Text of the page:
Calming the Anxiety of Chronic Pain

By Liza

We all experience anxiety at some point in our lives. Anxiety is simply how you react to certain stimuli that surrounds you. It’s how you react or respond to an annoying co-worker who won’t allow you to concentrate on your work, or how you respond to your child who has left their Legos out in the middle of the floor for the hundredth time and yes, how you react to the persistence of chronic pain.

The stress brought on by living with chronic pain is very real but there are ways you can alleviate it. My go-to has always been mindfulness and meditation which, ironically, can actually cause many people stress just thinking about. I suspect it is because so many people link meditation to images of serene, cross-legged, white-robed monks who look like they are caught in another dimension impenetrable by this one and who practice the art of mediation with a seriousness that can be daunting.

It really doesn’t have to be that way, which is great because I can’t sit cross-legged too long! Here are some of my favorite anxiety reducing techniques.

The Measured Breath

Meditation can be as simple as focusing on your breathing, which I use a lot to manage both pain and anxiety.

Breathe in slowly through your nose. Count to four pacing out your breath as you inhale. Keep your shoulders down and allow your stomach to expand as you breathe in. Once you’ve breathed in completely, hold it a moment. Then, release your breath slowly and smoothly to a count of seven. Repeat as necessary.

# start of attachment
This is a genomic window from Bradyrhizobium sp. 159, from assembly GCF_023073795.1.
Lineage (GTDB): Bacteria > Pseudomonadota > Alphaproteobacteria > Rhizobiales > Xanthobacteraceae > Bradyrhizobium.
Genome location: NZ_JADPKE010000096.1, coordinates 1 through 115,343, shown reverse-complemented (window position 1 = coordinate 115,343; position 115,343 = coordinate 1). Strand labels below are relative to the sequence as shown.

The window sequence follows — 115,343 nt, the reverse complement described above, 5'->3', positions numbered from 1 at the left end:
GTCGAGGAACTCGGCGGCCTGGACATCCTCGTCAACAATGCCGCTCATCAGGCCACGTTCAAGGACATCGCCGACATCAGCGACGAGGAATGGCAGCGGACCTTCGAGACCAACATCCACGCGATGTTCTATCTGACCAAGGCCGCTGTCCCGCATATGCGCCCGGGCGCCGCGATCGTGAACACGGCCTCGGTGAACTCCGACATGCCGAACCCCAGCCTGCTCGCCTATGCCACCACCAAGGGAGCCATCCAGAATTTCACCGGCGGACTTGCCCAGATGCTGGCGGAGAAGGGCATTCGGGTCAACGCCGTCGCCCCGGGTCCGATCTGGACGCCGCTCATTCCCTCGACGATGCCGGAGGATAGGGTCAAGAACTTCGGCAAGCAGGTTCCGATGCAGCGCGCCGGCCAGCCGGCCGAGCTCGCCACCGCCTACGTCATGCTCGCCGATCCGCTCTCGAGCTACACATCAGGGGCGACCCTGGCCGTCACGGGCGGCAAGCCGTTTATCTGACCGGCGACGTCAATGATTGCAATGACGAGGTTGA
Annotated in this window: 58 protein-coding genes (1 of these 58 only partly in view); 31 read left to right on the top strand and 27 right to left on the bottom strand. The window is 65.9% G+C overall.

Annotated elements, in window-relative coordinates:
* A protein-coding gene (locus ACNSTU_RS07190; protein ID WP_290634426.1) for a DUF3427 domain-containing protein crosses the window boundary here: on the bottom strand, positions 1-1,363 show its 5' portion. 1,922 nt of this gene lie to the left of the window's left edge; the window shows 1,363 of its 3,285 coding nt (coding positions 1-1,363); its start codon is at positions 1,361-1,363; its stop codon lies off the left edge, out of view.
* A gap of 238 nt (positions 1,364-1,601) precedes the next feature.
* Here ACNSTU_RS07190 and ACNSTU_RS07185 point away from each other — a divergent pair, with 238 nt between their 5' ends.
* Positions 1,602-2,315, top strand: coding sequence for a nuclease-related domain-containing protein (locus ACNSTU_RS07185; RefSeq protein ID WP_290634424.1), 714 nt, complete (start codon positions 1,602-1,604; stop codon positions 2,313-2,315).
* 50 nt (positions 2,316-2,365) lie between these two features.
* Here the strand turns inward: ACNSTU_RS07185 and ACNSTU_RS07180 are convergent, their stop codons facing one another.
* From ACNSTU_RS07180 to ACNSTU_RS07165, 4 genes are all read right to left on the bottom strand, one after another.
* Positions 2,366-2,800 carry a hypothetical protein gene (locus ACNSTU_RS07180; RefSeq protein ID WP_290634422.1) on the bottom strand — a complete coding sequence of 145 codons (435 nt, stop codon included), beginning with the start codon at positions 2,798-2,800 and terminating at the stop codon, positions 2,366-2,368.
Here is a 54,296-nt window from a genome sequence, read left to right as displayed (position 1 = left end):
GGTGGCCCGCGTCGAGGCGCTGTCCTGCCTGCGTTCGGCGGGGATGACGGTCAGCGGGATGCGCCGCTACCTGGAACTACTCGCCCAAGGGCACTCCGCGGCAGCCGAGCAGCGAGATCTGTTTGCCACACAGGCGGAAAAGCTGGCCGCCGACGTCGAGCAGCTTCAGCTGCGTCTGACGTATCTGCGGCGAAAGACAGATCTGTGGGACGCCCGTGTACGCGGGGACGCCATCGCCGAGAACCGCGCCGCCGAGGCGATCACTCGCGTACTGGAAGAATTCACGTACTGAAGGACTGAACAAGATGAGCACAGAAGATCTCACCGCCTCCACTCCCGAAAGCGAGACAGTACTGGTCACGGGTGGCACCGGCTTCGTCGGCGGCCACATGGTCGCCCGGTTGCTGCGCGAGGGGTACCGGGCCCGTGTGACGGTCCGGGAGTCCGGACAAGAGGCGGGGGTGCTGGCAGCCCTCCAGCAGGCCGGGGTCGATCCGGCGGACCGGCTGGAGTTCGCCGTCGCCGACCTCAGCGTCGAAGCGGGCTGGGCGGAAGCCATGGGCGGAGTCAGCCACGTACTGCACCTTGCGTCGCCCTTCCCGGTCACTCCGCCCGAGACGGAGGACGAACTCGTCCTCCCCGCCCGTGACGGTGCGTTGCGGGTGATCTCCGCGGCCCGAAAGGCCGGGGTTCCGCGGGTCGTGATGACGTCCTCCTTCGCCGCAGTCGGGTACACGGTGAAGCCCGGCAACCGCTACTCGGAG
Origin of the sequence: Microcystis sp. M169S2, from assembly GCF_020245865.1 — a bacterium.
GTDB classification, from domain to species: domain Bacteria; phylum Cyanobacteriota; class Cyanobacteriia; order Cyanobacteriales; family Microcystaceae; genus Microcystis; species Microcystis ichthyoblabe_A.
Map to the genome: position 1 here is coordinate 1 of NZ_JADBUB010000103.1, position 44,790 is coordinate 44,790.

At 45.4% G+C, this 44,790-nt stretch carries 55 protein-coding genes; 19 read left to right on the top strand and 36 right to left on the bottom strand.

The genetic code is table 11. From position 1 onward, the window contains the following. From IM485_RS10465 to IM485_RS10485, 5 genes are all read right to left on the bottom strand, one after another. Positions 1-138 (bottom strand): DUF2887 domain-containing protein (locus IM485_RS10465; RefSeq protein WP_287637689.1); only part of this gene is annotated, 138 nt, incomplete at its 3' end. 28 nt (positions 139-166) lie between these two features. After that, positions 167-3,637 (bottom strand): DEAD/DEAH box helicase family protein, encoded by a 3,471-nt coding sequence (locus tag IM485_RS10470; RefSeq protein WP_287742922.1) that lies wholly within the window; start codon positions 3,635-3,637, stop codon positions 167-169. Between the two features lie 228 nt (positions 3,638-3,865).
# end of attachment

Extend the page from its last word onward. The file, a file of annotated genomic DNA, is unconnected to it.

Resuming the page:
4-7-8 Technique

This deep breathing technique is specifically created for easing nervous tension and is excellent for simply bringing some focus back into your day.

It’s the 4-7-8 technique: 4 seconds inhale, 7 seconds hold, 8 seconds exhale. I like this one particularly because you can do it wherever and whenever, while the previous technique requires a little more privacy so you can focus on your body and breath.

Grounding/Earthing

Earthing or Grounding is a holistic movement rooted in the belief that reconnecting to the earth’s natural, powerful energy can be healing, both mentally and physically. Though it is controversial, I have found a few techniques to be very beneficial for dealing with both anxiety and chronic pain.

Through Your Feet

Sitting or standing, inside or outside, preferably in bare feet or socks, place all your awareness on the bottom of your feet. Close your eyes and feel the sensation of connecting to the ground or earth. [30 seconds to 1 minute.]

Breath Flow

Observe the breath instead of forcing it. Close your eyes and inhale. Feel the path the breath takes as it enters your nose and fills your lungs. As you exhale, follow the path as your air leaves your lungs.

Re-connect to the Earth

This doesn’t mean (at least to me), walking through the forest and standing in some shady grove meditating. Connect to the earth however it is you enjoy the most, whether it’s at a beach, sitting on a park bench or getting your hands dirty in the garden. However, when you do re-connect, make sure it is with intent and enjoy it for however much time you may need. Sometimes it can be something as easy as opening the windows on a fall day and letting the fragrant air inside the house. Other times it may require you to actually spend time outside to truly connect with the earth. Still, the amount of time you spend is completely up to you.

There are many techniques you can use to reduce anxiety and I encourage you to explore them all, though I hope these few might help as a starting point. For me, reducing anxiety and pain has always been tied into earth and breath. Using those as the foundation I have been able to successfully incorporate other methods and I hope you will too.

 

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